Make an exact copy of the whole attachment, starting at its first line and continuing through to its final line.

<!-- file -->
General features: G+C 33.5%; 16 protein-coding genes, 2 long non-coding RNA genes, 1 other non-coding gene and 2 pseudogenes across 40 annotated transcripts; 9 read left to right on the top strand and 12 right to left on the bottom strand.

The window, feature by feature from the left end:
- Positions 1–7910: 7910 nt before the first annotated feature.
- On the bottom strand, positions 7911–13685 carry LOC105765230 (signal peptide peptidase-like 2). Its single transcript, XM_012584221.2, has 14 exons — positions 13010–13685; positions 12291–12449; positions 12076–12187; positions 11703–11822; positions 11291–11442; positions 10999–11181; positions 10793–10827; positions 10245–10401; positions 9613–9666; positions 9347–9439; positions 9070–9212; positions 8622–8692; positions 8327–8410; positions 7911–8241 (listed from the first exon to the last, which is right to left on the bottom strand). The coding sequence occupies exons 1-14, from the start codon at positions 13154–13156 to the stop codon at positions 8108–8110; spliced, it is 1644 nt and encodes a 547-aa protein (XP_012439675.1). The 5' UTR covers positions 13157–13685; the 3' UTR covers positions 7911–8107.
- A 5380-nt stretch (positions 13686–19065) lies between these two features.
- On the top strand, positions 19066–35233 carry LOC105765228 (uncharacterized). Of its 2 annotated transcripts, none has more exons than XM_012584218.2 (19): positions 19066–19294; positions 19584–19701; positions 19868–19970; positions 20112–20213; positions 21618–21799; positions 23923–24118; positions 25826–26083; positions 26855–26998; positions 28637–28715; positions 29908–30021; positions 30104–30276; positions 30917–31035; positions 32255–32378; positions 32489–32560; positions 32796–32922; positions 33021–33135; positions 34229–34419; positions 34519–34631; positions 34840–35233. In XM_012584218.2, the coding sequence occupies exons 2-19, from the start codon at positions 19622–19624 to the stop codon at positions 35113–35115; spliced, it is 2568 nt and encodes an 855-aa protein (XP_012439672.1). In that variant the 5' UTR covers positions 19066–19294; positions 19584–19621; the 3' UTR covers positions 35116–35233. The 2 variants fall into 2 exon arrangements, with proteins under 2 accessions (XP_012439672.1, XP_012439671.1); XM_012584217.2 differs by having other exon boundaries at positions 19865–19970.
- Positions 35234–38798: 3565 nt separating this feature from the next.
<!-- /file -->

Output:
General features: G+C 33.5%; 16 protein-coding genes, 2 long non-coding RNA genes, 1 other non-coding gene and 2 pseudogenes across 40 annotated transcripts; 9 read left to right on the top strand and 12 right to left on the bottom strand.

The window, feature by feature from the left end:
- Positions 1–7910: 7910 nt before the first annotated feature.
- On the bottom strand, positions 7911–13685 carry LOC105765230 (signal peptide peptidase-like 2). Its single transcript, XM_012584221.2, has 14 exons — positions 13010–13685; positions 12291–12449; positions 12076–12187; positions 11703–11822; positions 11291–11442; positions 10999–11181; positions 10793–10827; positions 10245–10401; positions 9613–9666; positions 9347–9439; positions 9070–9212; positions 8622–8692; positions 8327–8410; positions 7911–8241 (listed from the first exon to the last, which is right to left on the bottom strand). The coding sequence occupies exons 1-14, from the start codon at positions 13154–13156 to the stop codon at positions 8108–8110; spliced, it is 1644 nt and encodes a 547-aa protein (XP_012439675.1). The 5' UTR covers positions 13157–13685; the 3' UTR covers positions 7911–8107.
- A 5380-nt stretch (positions 13686–19065) lies between these two features.
- On the top strand, positions 19066–35233 carry LOC105765228 (uncharacterized). Of its 2 annotated transcripts, none has more exons than XM_012584218.2 (19): positions 19066–19294; positions 19584–19701; positions 19868–19970; positions 20112–20213; positions 21618–21799; positions 23923–24118; positions 25826–26083; positions 26855–26998; positions 28637–28715; positions 29908–30021; positions 30104–30276; positions 30917–31035; positions 32255–32378; positions 32489–32560; positions 32796–32922; positions 33021–33135; positions 34229–34419; positions 34519–34631; positions 34840–35233. In XM_012584218.2, the coding sequence occupies exons 2-19, from the start codon at positions 19622–19624 to the stop codon at positions 35113–35115; spliced, it is 2568 nt and encodes an 855-aa protein (XP_012439672.1). In that variant the 5' UTR covers positions 19066–19294; positions 19584–19621; the 3' UTR covers positions 35116–35233. The 2 variants fall into 2 exon arrangements, with proteins under 2 accessions (XP_012439672.1, XP_012439671.1); XM_012584217.2 differs by having other exon boundaries at positions 19865–19970.
- Positions 35234–38798: 3565 nt separating this feature from the next.